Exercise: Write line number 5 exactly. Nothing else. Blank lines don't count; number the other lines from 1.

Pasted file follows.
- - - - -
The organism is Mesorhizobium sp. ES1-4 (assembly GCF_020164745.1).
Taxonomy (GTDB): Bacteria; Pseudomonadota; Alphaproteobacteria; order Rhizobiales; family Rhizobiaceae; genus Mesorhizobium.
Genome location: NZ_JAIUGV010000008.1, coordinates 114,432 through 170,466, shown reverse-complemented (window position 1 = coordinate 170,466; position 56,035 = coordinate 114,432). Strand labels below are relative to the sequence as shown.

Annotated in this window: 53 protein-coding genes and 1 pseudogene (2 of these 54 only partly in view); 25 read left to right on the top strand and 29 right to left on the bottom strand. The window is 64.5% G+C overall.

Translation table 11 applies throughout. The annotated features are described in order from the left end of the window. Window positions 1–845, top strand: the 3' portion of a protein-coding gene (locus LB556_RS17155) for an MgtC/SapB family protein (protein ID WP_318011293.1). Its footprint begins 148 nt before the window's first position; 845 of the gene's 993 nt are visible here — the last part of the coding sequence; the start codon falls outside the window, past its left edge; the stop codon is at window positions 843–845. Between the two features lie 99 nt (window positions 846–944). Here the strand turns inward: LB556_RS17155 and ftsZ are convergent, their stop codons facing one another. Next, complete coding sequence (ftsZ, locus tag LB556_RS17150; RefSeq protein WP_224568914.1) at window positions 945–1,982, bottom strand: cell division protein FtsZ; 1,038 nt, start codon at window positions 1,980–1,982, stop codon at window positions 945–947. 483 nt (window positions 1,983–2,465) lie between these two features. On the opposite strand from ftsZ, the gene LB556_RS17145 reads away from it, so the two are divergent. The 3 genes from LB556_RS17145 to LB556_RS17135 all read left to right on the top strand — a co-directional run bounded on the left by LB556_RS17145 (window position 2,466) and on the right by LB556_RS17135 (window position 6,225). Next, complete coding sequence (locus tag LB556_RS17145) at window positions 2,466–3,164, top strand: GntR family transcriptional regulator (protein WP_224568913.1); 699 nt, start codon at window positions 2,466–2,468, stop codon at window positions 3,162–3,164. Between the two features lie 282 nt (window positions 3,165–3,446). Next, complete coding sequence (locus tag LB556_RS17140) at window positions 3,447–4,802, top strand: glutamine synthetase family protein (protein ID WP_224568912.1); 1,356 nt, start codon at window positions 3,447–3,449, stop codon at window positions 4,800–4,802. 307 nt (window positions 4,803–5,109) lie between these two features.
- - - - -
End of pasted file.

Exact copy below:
Translation table 11 applies throughout. The annotated features are described in order from the left end of the window. Window positions 1–845, top strand: the 3' portion of a protein-coding gene (locus LB556_RS17155) for an MgtC/SapB family protein (protein ID WP_318011293.1). Its footprint begins 148 nt before the window's first position; 845 of the gene's 993 nt are visible here — the last part of the coding sequence; the start codon falls outside the window, past its left edge; the stop codon is at window positions 843–845. Between the two features lie 99 nt (window positions 846–944). Here the strand turns inward: LB556_RS17155 and ftsZ are convergent, their stop codons facing one another. Next, complete coding sequence (ftsZ, locus tag LB556_RS17150; RefSeq protein WP_224568914.1) at window positions 945–1,982, bottom strand: cell division protein FtsZ; 1,038 nt, start codon at window positions 1,980–1,982, stop codon at window positions 945–947. 483 nt (window positions 1,983–2,465) lie between these two features. On the opposite strand from ftsZ, the gene LB556_RS17145 reads away from it, so the two are divergent. The 3 genes from LB556_RS17145 to LB556_RS17135 all read left to right on the top strand — a co-directional run bounded on the left by LB556_RS17145 (window position 2,466) and on the right by LB556_RS17135 (window position 6,225). Next, complete coding sequence (locus tag LB556_RS17145) at window positions 2,466–3,164, top strand: GntR family transcriptional regulator (protein WP_224568913.1); 699 nt, start codon at window positions 2,466–2,468, stop codon at window positions 3,162–3,164. Between the two features lie 282 nt (window positions 3,165–3,446). Next, complete coding sequence (locus tag LB556_RS17140) at window positions 3,447–4,802, top strand: glutamine synthetase family protein (protein ID WP_224568912.1); 1,356 nt, start codon at window positions 3,447–3,449, stop codon at window positions 4,800–4,802. 307 nt (window positions 4,803–5,109) lie between these two features.